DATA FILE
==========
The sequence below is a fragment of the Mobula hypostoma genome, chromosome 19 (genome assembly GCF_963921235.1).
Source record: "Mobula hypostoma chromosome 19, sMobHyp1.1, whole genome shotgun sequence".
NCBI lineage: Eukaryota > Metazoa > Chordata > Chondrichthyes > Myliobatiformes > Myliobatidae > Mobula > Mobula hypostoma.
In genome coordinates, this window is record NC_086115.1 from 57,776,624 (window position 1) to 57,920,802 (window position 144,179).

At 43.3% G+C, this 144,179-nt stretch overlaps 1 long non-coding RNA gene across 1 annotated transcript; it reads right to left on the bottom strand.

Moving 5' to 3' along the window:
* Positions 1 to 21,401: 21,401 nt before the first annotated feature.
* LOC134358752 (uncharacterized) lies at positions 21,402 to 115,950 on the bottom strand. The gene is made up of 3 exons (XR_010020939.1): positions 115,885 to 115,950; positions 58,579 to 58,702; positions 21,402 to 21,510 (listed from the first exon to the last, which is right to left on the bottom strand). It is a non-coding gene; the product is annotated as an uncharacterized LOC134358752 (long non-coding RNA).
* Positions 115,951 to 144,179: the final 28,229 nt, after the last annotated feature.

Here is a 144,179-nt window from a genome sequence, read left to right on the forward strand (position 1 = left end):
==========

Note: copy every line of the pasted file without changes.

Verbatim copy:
The sequence below is a fragment of the Mobula hypostoma genome, chromosome 19 (genome assembly GCF_963921235.1).
Source record: "Mobula hypostoma chromosome 19, sMobHyp1.1, whole genome shotgun sequence".
NCBI lineage: Eukaryota > Metazoa > Chordata > Chondrichthyes > Myliobatiformes > Myliobatidae > Mobula > Mobula hypostoma.
In genome coordinates, this window is record NC_086115.1 from 57,776,624 (window position 1) to 57,920,802 (window position 144,179).

At 43.3% G+C, this 144,179-nt stretch overlaps 1 long non-coding RNA gene across 1 annotated transcript; it reads right to left on the bottom strand.

Moving 5' to 3' along the window:
* Positions 1 to 21,401: 21,401 nt before the first annotated feature.
* LOC134358752 (uncharacterized) lies at positions 21,402 to 115,950 on the bottom strand. The gene is made up of 3 exons (XR_010020939.1): positions 115,885 to 115,950; positions 58,579 to 58,702; positions 21,402 to 21,510 (listed from the first exon to the last, which is right to left on the bottom strand). It is a non-coding gene; the product is annotated as an uncharacterized LOC134358752 (long non-coding RNA).
* Positions 115,951 to 144,179: the final 28,229 nt, after the last annotated feature.

Here is a 144,179-nt window from a genome sequence, read left to right on the forward strand (position 1 = left end):